The “contactless lifestyle” - how brands can adapt and engage with customers safely

The rise in contactless transactions has become a focal point for businesses, as consumers seek faster payments and safer shopping experiences. In this blog, we discuss the “contactless lifestyle” and how businesses can adapt and engage with customers safely.

7 months ago   •   3 min read

By Emma Mooney

The “no-contact” or “contactless” lifestyle is happening now, and it seems to be here to stay. It is something, we bet, that your business is already familiar with!

Your business may be offering contactless payments, however, we have outlined current trends and new methods for your business to consider, to ensure safer experiences for your consumers.

Everything is contactless

It may come as no surprise that current circumstances have accelerated digital adoption amongst consumers. The rise in social distancing requirements and contactless transactions has become a focal point for businesses, as consumers are more interested in safety. In fact, consumers are willing to switch between brands if one is offering a safer experience over another, as they do not want to jeopardize their health, highlighting a key consumer trend.

Consumer behaviour has undoubtedly changed as a result of the pandemic, and many people will not fall back into their old routines:

  • 86% of consumers will continue to shop online after social distancing measures are removed;
  • 63% are buying more groceries online than ever before;
  • 48% view cash handling as unhygienic;
  • 45% are shopping less often but filling bigger baskets;
  • 28% of US consumers plan to increase their shopping via smart speakers.

In terms of global payment processes, research by Forbes has indicated that the pandemic has led to an active push towards a cashless society. There is no denying it; the contactless revolution is here, and it is here to stay.

How businesses can adapt to this

Consumers want fast, simple and secure payments - now more than ever - which has led to a growth in the value of contactless payments. The rise in contactless payments not only can be attributed to current circumstances, but also due to the increase in the contactless limit. In light of Brexit, banks are pressuring the UK government to increase the contactless payment limit to £100, breaking the EU cap of £45.

To keep up with demand, businesses will have to accommodate this change, as this increase will better serve both consumers and businesses going forward. People have embraced contactless methods as their preferred way to pay and their spending habits will continue to evolve, meaning it less likely that customers will carry cash to fulfil payments.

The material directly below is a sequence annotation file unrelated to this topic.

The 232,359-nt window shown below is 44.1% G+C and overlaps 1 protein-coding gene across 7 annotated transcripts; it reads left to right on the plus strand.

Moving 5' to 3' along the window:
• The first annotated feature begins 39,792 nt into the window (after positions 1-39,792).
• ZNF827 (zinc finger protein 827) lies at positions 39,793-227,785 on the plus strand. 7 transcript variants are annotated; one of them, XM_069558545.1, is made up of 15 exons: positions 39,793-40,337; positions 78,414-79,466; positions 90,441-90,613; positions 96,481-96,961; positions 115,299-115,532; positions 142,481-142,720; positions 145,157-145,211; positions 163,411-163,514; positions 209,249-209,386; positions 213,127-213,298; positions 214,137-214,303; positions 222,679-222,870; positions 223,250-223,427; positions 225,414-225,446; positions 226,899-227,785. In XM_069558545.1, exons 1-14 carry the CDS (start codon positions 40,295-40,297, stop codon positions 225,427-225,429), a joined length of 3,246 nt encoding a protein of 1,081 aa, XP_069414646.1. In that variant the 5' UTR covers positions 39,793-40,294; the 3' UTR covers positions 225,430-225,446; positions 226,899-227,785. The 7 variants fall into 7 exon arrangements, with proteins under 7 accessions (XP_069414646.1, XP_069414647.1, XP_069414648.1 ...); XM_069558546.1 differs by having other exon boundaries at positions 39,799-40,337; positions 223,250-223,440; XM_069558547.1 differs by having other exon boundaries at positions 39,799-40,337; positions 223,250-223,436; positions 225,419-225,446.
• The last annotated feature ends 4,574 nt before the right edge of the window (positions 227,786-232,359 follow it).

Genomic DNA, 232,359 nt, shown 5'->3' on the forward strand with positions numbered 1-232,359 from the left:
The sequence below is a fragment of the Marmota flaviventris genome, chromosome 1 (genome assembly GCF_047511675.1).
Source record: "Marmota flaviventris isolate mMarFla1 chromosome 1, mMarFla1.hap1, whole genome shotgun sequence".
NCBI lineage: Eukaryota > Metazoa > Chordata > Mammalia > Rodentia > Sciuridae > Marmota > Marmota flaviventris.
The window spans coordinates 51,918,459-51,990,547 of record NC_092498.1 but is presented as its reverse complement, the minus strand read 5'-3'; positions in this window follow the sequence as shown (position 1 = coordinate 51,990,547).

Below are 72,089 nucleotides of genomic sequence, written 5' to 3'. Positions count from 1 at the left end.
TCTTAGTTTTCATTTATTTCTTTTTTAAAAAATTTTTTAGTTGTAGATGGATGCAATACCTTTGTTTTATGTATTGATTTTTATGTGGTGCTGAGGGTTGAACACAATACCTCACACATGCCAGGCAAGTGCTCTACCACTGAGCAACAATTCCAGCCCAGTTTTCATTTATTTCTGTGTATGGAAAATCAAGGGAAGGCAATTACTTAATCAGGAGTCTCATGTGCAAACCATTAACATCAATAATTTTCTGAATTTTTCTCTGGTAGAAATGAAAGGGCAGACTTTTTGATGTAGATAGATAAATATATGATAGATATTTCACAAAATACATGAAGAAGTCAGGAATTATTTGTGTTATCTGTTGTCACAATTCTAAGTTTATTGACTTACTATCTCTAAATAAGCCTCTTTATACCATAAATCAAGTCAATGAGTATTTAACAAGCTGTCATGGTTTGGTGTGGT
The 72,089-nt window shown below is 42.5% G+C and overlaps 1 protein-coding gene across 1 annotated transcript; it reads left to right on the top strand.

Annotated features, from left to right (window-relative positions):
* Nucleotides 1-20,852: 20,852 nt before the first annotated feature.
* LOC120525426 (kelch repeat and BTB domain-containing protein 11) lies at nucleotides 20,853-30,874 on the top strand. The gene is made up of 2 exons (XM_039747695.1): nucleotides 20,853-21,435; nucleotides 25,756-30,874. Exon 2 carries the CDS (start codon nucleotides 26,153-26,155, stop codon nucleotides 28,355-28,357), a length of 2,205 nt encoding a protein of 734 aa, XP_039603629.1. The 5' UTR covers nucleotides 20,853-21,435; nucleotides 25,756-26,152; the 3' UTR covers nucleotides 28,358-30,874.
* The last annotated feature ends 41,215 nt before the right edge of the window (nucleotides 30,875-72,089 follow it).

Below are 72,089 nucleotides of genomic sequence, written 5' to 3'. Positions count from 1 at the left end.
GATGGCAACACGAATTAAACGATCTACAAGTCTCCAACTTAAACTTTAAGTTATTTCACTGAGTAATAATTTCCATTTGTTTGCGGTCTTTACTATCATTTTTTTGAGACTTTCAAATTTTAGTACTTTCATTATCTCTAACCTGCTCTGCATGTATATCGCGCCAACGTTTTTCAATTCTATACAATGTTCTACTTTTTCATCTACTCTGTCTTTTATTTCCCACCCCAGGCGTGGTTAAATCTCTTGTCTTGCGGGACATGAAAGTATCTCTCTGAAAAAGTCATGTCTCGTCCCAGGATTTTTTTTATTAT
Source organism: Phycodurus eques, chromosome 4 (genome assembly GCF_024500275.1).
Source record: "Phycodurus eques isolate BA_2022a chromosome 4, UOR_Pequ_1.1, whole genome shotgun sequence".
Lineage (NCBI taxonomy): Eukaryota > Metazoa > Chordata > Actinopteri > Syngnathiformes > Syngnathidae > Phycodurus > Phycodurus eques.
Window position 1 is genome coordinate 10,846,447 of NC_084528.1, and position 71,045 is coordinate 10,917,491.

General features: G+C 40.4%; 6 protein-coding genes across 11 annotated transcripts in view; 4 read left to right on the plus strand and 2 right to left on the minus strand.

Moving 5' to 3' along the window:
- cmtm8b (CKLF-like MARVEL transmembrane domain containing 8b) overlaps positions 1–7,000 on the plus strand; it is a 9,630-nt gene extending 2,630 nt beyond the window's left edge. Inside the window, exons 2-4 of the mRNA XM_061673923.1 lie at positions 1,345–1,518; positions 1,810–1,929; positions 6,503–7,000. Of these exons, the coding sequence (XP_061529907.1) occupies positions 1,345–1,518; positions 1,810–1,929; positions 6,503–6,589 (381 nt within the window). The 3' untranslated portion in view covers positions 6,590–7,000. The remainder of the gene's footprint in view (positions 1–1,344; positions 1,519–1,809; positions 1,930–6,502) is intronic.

An article from Accenture also anticipates the growth of tokenized mobile wallets. Digital wallets like Google Pay and Apple Pay allow payments to be made without holding a card to a terminal or entering a PIN, and therefore the use of token-based wallets are expected to rise, while payments with physical cards may decrease. As a result, businesses that are not prepared to accept payments from digital wallets may suffer.

In order to adapt, businesses that are not yet offering contactless methods must implement them immediately, and even take a further step to ensure that they can seamlessly integrate token-based wallet payments.

A step further for businesses to consider are the evolving trends of at-home experiences, home and sample deliveries, and the use of voice activated samples.

At-home experiences and deliveries

Staying indoors has prompted companies to think outside of the box, and expand their offerings to accommodate the delivery of at-home experiences and deliveries.

  • Stuff U Need is an online shopping and delivery portal. It was designed during COVID-19 to provide essential items to consumers, through contactless delivery.
  • Companies such as HelloFresh and DropChef were founded on the idea of weekly meal plans and convenient home deliveries, to enjoy cooking together as a household.
  • Other businesses, such as AmazingCo, have surged to offer fully digital experiences to connect and have fun with friends and family, at a time when people are apart.

Voice activated sampling and ordering

If your business was not considering voice activated anything before, it will now. Coffee and doughnut company Dunkin’ previously launched a ready-to-drink coffee in a can within the US and partnered with Send Me a Sample to promote it.

Send Me a Sample is a platform that works on Amazon Alexa and Google Assistant to send free samples to consumers who ask for them through virtual assistants. The result for Dunkin’? 10,000 US consumers requested a sample within 24 hours, with a data opt-in of 56%.

Other companies succeeded in voice activated sampling campaigns, such as NARS Cosmetics and Coca-Cola Sweden’s vending machine, which encouraged people to replicate varying dialects of the language to receive a bottle of their choice.

Domino’s pizza has also implemented a strategy to aid their commitment of becoming 100% digital. Using a voice assistant feature, Domino’s has enabled customers to order and track their orders through smart technology.

The takeaway here (a little hospitality joke for you!) is that contactless payments, token-based wallets, at-home experiences and voice-powered customer experiences are on your competitor’s radar, and should be on yours, too.

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